Introduction: Adrenal incidentaloma is defined as a clinically inapparent adrenal mass that is incidentally detected after imaging studies conducted for reasons other than the evaluation of the adrenal glands. Existing guidance suggests that excess catecholamine and cortisol secretion should be ruled out all cases and excess aldosterone secretion should be ruled out hypertensive patients. Certain features on CT scanning such as a Hounsfield value of over 10 are useful in differentiating between incidentaloma and other lesions. In addition repeat evaluation after a period of time is suggested.
We audited how adrenal incidentaloma are investigated in a large district general hospital in the North West of England.
Method: We reviewed abdominal CT scan reports from 2694 patients who had their scans between August 2007 and February 2010. Patients with adrenal incidentaloma were identified and their clinical records were reviewed.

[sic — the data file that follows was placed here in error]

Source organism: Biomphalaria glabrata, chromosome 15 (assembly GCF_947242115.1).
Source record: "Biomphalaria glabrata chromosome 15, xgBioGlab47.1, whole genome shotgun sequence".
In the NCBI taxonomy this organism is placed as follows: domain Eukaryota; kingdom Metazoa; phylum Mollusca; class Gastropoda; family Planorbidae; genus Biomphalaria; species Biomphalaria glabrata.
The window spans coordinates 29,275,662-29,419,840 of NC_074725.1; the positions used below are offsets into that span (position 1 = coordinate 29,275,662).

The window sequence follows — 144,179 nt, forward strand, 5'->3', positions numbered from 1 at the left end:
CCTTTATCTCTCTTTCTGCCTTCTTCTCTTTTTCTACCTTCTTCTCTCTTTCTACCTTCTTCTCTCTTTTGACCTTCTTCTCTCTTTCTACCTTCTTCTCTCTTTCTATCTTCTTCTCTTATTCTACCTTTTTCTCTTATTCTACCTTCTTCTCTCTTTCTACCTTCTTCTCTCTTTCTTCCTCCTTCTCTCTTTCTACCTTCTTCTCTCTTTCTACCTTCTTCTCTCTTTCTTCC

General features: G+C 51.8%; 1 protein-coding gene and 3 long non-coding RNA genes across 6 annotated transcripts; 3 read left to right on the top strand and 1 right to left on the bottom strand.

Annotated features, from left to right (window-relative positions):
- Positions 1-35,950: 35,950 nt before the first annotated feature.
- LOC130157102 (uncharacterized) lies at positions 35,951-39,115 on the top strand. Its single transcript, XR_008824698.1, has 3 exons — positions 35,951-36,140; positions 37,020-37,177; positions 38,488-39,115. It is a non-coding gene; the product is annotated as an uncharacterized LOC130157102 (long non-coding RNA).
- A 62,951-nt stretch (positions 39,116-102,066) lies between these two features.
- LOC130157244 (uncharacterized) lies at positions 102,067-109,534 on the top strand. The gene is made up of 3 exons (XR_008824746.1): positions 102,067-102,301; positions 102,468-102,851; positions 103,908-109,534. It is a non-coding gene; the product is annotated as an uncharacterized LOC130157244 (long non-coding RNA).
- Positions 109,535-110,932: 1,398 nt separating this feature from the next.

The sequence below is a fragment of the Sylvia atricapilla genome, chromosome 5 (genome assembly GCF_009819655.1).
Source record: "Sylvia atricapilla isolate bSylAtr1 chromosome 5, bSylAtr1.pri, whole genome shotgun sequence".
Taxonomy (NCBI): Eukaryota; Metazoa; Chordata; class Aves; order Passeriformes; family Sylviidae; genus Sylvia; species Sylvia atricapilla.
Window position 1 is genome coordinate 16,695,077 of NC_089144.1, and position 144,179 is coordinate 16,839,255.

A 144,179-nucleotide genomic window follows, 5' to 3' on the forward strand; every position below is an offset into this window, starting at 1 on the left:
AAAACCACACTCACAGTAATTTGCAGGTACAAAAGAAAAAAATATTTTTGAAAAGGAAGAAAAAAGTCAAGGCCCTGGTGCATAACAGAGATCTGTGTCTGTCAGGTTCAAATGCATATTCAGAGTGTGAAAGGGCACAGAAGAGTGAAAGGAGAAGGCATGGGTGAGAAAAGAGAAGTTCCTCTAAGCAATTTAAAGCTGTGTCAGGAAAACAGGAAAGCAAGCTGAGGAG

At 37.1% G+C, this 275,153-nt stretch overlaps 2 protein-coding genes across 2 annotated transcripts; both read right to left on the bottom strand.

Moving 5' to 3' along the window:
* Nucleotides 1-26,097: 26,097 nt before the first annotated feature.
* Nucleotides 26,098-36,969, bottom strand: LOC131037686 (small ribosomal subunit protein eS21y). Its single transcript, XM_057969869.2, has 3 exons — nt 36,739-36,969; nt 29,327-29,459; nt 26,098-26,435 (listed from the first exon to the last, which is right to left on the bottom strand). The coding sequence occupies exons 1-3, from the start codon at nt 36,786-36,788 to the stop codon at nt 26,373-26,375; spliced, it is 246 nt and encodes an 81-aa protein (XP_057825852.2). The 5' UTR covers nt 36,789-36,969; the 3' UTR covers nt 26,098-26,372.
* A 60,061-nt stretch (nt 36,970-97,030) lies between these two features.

Results: Adrenal incidentaloma were reported in 93 patients giving rise to an approximate prevalence of 3.45%. Thirty-four of the scans were requested by physicians.
Forty-five percent of the lesions were left sided and 26% had bilateral lesions. The size of the lesion was reported in 68 scans with the largest being 6 cm. The average size was 1.68 cm. The Hounsfield value was reported in 13 scans and it was more than 10 in 6 scans.
Only five patients had excess catecholamine secretion ruled out and only three had excess cortisol secretion ruled out. Only two patients had excess aldoseterone secretion ruled out.
Only twelve patients had repeat imaging done and only three had their biochemistry repeated.
Discussion: Adrenal incidentaloma are inadequately managed by non specialists. The quality of radiology reports with regard to Adrenal incidentaloma is inadequate.
This deficiency may be improved by increasing the awareness of the importance of investigating these lesions amongst non-endocrinologists.